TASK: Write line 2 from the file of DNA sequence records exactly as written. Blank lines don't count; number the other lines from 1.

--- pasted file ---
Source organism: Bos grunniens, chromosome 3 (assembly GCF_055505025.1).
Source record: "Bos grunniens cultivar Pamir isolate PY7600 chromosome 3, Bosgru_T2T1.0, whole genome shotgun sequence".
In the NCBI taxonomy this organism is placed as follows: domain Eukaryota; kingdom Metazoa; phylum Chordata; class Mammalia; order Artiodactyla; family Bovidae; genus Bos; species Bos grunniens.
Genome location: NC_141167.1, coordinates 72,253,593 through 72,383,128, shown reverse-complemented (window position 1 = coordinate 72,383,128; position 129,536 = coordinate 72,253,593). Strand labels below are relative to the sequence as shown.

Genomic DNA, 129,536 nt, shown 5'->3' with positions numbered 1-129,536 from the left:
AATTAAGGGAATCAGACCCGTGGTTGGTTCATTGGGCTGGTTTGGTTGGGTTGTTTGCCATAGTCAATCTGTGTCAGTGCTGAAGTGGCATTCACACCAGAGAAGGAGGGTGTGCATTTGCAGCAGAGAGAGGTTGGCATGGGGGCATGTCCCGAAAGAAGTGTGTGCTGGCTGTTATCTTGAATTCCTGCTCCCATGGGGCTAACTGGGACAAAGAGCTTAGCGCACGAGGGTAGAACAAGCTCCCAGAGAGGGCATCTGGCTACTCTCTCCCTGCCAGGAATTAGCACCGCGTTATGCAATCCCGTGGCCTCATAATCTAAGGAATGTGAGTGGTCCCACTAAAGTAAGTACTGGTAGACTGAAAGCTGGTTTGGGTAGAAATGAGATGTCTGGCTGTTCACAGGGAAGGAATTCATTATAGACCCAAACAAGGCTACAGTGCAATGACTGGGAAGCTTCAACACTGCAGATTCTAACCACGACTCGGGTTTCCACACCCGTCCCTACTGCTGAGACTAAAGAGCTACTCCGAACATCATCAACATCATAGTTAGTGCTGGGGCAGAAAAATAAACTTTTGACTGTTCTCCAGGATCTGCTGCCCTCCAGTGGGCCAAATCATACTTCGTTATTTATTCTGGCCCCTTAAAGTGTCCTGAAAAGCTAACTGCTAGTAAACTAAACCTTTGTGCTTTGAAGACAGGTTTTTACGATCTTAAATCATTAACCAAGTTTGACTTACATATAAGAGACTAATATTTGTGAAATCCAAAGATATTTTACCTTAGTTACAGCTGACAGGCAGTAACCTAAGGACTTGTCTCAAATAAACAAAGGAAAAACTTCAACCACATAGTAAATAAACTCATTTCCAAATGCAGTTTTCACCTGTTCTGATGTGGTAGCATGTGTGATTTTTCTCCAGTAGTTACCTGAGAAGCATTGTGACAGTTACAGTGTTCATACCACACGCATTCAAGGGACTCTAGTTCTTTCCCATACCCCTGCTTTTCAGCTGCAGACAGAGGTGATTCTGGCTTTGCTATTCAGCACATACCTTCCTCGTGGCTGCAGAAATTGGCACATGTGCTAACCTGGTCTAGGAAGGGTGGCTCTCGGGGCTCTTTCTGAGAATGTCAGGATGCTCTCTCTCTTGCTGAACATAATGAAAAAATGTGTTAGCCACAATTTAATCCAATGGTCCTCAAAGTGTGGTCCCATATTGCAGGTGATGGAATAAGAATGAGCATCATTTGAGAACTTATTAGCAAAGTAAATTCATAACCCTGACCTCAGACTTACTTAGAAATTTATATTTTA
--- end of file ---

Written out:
Source record: "Bos grunniens cultivar Pamir isolate PY7600 chromosome 3, Bosgru_T2T1.0, whole genome shotgun sequence".